alexa Integration of health services improves multiple healthcare outcomes among HIV-infected people who inject drugs in Ukraine.
Infectious Diseases

Infectious Diseases

Journal of AIDS & Clinical Research

Author(s): Bachireddy C, Soule MC, Izenberg JM, Dvoryak S, Dumchev K,

Abstract Share this page

Abstract BACKGROUND: People who inject drugs (PWID) experience poor outcomes and fuel HIV epidemics in middle-income countries in Eastern Europe and Central Asia. We assess integrated/co-located (ICL) healthcare for HIV-infected PWID, which despite international recommendations, is neither widely available nor empirically examined. METHODS: A 2010 cross-sectional study randomly sampled 296 HIV-infected opioid-dependent PWID from two representative HIV-endemic regions in Ukraine where ICL, non-co-located (NCL) and harm reduction/outreach (HRO) settings are available. ICL settings provide onsite HIV, addiction, and tuberculosis services, NCLs only treat addiction, and HROs provide counseling, needles/syringes, and referrals, but no opioid substitution therapy (OST). The primary outcome was receipt of quality healthcare, measured using a quality healthcare indicator (QHI) composite score representing percentage of eight guidelines-based recommended indicators met for HIV, addiction and tuberculosis treatment. The secondary outcomes were individual QHIs and health-related quality-of-life (HRQoL). RESULTS: On average, ICL-participants had significantly higher QHI composite scores compared to NCL- and HRO-participants (71.9\% versus 54.8\% versus 37.0\%, p<0.001) even after controlling for potential confounders. Compared to NCL-participants, ICL-participants were significantly more likely to receive antiretroviral therapy (49.5\% versus 19.2\%, p<0.001), especially if CD4 ≤ 200 (93.8\% versus 62.5\% p<0.05); guideline-recommended OST dosage (57.3\% versus 41.4\%, p<0.05); and isoniazid preventive therapy (42.3\% versus 11.2\%, p<0.001). Subjects receiving OST had significantly higher HRQoL than those not receiving it (p<0.001); however, HRQoL did not differ significantly between ICL- and NCL-participants. CONCLUSIONS: These findings suggest that OST alone improves quality-of-life, while receiving care in integrated settings collectively and individually improves healthcare quality indicators for PWID. Copyright © 2013 Elsevier Ireland Ltd. All rights reserved.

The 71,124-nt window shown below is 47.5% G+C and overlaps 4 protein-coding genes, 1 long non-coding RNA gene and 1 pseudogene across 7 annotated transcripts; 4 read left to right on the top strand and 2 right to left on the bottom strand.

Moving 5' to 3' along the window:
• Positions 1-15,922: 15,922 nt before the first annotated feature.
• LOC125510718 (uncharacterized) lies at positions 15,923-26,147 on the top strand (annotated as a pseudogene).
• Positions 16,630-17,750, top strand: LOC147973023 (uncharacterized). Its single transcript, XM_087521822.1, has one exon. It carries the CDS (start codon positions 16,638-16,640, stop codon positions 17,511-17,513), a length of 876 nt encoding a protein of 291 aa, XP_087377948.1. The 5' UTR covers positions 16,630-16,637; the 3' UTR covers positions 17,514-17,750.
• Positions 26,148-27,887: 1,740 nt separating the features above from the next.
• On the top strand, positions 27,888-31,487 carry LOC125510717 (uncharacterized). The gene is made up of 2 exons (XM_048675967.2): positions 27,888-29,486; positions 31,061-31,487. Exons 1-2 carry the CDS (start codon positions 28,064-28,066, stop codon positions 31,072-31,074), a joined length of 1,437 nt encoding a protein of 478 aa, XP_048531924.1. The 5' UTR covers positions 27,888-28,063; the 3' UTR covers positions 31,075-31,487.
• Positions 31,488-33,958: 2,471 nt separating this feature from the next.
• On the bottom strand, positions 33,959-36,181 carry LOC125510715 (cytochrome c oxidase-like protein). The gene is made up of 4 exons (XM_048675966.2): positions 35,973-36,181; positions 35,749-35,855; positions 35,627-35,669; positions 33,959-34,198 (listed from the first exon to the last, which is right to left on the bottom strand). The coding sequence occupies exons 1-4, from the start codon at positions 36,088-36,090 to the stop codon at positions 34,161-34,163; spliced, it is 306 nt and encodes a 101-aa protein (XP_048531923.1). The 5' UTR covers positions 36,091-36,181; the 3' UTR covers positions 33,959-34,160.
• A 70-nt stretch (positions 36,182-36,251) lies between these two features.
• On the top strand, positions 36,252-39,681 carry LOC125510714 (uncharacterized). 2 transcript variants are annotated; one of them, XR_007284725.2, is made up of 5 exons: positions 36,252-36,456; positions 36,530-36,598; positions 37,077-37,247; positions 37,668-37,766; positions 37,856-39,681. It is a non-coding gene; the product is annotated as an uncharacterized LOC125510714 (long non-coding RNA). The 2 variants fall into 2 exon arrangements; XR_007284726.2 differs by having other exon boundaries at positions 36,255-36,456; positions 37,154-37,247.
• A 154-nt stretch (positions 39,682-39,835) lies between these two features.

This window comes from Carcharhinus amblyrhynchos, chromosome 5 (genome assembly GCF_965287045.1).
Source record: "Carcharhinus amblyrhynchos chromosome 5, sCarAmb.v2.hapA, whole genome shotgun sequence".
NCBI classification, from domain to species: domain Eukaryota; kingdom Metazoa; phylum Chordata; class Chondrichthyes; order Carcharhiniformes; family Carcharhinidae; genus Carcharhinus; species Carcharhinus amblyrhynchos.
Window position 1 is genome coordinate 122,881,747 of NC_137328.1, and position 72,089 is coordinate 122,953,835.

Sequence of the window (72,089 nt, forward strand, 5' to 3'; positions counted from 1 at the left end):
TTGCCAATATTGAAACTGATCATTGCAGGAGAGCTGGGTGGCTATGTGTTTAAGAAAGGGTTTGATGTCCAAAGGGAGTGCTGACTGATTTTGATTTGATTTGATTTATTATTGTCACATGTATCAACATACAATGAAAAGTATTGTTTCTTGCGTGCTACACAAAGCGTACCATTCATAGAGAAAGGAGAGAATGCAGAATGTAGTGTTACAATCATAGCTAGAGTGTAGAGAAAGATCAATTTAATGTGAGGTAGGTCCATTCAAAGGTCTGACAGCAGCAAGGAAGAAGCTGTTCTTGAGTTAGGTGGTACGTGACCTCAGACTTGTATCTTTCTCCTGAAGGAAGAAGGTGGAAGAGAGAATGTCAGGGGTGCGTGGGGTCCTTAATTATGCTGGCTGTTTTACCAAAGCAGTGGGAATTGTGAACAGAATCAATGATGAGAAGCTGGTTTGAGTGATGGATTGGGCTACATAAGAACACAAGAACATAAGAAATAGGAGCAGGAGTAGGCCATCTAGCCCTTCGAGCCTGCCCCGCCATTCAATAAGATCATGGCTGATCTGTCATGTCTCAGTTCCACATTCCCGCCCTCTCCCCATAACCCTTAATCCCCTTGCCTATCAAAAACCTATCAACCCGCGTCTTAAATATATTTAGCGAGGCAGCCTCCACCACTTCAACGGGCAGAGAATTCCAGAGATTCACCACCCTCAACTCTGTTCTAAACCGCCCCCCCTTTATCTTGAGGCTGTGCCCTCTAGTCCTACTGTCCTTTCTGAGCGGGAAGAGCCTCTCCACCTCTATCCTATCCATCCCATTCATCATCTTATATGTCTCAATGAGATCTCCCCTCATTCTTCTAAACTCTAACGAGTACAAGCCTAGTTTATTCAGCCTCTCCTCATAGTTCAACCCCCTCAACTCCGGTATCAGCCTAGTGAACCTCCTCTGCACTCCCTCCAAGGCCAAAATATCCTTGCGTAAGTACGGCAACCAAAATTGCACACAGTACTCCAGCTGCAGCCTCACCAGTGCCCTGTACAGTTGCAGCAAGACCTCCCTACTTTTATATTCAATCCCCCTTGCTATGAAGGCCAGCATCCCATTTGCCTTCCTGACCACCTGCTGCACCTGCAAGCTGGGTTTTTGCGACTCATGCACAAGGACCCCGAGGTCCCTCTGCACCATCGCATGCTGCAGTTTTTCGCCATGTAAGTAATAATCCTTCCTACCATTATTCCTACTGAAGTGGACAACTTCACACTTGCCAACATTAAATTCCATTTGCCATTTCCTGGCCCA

This article was published in Drug Alcohol Depend and referenced in Journal of AIDS & Clinical Research

Relevant Expert PPTs

Relevant Speaker PPTs

Recommended Conferences

Peer Reviewed Journals
 
Make the best use of Scientific Research and information from our 700 + peer reviewed, Open Access Journals
International Conferences 2017-18
 
Meet Inspiring Speakers and Experts at our 3000+ Global Annual Meetings

Contact Us

 
© 2008-2017 OMICS International - Open Access Publisher. Best viewed in Mozilla Firefox | Google Chrome | Above IE 7.0 version
adwords